Given a string path, which is an absolute path (starting with a slash ‘/') to a file or directory in a Unix-style file system, convert it to the simplified canonical path. In a Unix-style file system, a period ‘.’ refers to the current directory, a double period ‘..’ refers to the directory up a level, and any multiple consecutive slashes (i.e. ‘//') are treated as a single slash ‘/’. For this problem, any other format of periods such as ‘…’ are treated as file/directory names. The canonical path should have the following format:
The path starts with a single slash '/'. Any two directories are separated by a single slash '/'. The path does not end with a trailing '/'. The path only contains the directories on the path from the root directory to the target file or directory (i.e., no period '.' or double period '..')Return __the simplified canonical path__.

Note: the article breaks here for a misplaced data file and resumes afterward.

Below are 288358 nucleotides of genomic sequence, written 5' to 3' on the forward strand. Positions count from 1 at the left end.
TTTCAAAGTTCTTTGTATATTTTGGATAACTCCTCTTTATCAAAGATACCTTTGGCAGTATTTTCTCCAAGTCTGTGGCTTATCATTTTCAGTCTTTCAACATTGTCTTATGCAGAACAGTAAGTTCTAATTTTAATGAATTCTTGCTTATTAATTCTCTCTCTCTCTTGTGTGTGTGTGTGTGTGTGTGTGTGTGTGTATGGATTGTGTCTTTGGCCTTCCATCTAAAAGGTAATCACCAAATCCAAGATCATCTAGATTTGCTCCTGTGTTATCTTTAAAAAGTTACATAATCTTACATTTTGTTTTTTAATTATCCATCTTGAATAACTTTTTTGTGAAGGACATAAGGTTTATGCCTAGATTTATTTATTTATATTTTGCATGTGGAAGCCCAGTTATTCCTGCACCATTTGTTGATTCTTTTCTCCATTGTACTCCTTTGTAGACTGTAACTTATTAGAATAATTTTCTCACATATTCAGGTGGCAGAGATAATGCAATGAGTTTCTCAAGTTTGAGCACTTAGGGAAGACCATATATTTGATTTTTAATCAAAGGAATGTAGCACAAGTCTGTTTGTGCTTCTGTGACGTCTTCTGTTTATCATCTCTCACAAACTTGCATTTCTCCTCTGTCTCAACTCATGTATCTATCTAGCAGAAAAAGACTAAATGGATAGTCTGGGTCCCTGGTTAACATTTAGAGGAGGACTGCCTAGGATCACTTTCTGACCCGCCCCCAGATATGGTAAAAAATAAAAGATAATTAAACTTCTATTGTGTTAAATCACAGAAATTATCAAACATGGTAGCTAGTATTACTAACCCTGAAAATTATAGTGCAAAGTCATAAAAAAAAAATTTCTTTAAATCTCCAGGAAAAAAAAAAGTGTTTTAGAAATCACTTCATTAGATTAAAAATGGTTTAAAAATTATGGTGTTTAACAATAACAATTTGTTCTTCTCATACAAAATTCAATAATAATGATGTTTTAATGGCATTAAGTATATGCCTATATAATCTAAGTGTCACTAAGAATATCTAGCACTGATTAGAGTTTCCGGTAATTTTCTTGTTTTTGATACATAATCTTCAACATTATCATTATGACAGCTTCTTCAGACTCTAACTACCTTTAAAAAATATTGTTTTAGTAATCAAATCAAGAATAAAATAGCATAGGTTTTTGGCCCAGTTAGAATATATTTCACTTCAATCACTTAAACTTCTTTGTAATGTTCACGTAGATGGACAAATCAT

Example 1: Input: path = “/home/” Output: “/home” Explanation: Note that there is no trailing slash after the last directory name. Example 2: Input: path = “/../” Output: “/” Explanation: Going one level up from the root directory is a no-op, as the root level is the highest level you can go. Example 3: Input: path = “/home//foo/” Output: “/home/foo” Explanation: In the canonical path, multiple consecutive slashes are replaced by a single one.
1 <= path.length <= 3000 path consists of English letters, digits, period '.', slash '/' or '_'. path is a valid absolute Unix path.
class Solution: def simplifyPath(self, path: str) -> str: path.replace('//','/') path_list = path.split('/') rs =  for p in path_list: if p == '..': if rs: rs.pop() elif p == '.': continue elif p: rs.append(p) return '/' + '/'.join(rs)